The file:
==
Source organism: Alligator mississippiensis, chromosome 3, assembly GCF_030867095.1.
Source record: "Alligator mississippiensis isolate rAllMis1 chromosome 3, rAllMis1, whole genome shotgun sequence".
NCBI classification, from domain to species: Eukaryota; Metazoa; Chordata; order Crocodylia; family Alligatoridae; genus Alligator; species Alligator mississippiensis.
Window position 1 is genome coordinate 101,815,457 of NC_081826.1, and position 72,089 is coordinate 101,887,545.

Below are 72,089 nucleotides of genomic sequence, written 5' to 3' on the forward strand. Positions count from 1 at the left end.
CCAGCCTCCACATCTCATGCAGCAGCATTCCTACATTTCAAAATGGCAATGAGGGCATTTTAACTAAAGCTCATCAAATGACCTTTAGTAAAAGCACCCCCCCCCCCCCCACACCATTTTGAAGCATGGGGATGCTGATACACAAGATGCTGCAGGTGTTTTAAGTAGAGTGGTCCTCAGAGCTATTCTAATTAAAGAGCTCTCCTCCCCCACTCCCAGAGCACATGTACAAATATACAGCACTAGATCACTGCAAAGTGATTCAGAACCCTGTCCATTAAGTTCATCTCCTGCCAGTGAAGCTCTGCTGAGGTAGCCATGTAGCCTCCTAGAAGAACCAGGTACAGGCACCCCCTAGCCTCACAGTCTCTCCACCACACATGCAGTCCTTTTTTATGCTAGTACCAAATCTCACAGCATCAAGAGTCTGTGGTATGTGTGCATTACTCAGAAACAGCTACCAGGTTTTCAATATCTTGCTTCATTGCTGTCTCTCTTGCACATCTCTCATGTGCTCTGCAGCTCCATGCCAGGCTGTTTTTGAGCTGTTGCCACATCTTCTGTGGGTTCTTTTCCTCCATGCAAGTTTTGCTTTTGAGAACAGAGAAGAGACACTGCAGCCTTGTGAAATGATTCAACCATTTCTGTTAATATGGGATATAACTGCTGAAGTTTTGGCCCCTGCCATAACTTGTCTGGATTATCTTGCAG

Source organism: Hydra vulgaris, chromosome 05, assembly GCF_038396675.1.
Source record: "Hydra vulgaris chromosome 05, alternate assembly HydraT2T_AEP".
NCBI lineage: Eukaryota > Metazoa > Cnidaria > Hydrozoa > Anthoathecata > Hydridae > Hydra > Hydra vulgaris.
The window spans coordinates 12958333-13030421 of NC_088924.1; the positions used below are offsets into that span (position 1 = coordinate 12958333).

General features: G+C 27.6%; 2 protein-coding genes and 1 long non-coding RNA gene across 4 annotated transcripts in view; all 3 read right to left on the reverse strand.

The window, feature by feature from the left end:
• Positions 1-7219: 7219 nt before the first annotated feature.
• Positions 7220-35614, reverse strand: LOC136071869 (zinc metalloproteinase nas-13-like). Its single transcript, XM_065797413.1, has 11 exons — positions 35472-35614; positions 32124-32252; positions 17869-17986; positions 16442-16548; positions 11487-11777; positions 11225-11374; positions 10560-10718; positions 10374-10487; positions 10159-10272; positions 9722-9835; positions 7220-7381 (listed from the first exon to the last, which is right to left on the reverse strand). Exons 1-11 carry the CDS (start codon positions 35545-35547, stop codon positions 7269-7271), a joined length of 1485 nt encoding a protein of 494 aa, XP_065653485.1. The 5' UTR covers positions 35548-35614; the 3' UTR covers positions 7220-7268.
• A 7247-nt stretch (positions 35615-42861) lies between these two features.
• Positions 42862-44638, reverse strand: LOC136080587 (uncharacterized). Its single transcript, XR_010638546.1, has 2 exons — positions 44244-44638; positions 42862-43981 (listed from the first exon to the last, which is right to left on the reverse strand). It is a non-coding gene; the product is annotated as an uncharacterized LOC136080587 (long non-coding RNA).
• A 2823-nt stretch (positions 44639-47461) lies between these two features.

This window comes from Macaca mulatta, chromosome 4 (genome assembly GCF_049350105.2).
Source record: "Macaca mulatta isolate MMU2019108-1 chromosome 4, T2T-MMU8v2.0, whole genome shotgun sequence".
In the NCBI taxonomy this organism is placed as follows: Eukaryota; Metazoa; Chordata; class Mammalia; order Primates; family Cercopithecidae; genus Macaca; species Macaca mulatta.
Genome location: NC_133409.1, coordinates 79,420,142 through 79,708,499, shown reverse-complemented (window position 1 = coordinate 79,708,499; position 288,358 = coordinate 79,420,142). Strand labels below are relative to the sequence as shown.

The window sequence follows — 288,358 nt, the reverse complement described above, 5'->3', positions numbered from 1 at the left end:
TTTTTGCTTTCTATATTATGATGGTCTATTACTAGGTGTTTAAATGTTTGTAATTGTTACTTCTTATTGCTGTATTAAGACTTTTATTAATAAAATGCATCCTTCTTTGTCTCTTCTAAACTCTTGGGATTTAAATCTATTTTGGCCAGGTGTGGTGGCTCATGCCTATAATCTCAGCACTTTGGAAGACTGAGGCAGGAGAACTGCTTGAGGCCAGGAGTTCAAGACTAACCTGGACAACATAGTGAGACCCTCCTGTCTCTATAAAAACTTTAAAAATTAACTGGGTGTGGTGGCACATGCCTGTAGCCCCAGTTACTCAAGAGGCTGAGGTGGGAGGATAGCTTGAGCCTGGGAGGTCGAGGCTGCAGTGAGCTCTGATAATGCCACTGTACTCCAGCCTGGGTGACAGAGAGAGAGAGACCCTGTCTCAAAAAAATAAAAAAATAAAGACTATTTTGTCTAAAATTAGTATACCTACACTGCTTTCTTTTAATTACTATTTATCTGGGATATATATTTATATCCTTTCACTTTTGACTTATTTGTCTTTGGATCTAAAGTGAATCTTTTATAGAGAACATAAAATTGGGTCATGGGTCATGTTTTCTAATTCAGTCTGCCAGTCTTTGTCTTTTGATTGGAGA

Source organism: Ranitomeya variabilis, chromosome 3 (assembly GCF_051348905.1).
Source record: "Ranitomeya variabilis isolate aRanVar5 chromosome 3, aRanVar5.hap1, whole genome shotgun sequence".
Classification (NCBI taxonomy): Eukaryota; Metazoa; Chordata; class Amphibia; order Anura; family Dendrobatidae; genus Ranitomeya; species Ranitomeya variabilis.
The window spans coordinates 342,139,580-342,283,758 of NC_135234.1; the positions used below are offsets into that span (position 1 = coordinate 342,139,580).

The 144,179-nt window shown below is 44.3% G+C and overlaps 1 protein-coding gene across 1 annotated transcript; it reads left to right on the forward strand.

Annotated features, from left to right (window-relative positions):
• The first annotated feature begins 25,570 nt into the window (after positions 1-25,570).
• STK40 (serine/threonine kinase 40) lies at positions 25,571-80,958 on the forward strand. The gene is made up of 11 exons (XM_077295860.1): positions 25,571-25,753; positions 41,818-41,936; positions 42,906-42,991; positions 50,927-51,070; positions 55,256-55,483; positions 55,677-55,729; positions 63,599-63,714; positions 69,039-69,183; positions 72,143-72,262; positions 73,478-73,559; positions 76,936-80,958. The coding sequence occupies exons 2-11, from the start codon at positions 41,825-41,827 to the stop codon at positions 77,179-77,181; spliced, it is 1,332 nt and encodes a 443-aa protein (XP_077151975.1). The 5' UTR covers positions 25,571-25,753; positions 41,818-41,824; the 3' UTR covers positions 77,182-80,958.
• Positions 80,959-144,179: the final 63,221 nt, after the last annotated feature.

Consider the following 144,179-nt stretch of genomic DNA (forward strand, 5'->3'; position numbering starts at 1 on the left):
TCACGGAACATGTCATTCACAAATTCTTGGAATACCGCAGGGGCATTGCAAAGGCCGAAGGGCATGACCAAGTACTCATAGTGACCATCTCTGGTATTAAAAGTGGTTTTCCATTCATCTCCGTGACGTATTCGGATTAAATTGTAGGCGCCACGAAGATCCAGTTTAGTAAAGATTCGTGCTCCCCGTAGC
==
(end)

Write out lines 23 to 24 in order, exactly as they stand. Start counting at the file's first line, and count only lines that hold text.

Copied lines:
TTTTTGCTTTCTATATTATGATGGTCTATTACTAGGTGTTTAAATGTTTGTAATTGTTACTTCTTATTGCTGTATTAAGACTTTTATTAATAAAATGCATCCTTCTTTGTCTCTTCTAAACTCTTGGGATTTAAATCTATTTTGGCCAGGTGTGGTGGCTCATGCCTATAATCTCAGCACTTTGGAAGACTGAGGCAGGAGAACTGCTTGAGGCCAGGAGTTCAAGACTAACCTGGACAACATAGTGAGACCCTCCTGTCTCTATAAAAACTTTAAAAATTAACTGGGTGTGGTGGCACATGCCTGTAGCCCCAGTTACTCAAGAGGCTGAGGTGGGAGGATAGCTTGAGCCTGGGAGGTCGAGGCTGCAGTGAGCTCTGATAATGCCACTGTACTCCAGCCTGGGTGACAGAGAGAGAGAGACCCTGTCTCAAAAAAATAAAAAAATAAAGACTATTTTGTCTAAAATTAGTATACCTACACTGCTTTCTTTTAATTACTATTTATCTGGGATATATATTTATATCCTTTCACTTTTGACTTATTTGTCTTTGGATCTAAAGTGAATCTTTTATAGAGAACATAAAATTGGGTCATGGGTCATGTTTTCTAATTCAGTCTGCCAGTCTTTGTCTTTTGATTGGAGA

Source organism: Ranitomeya variabilis, chromosome 3 (assembly GCF_051348905.1).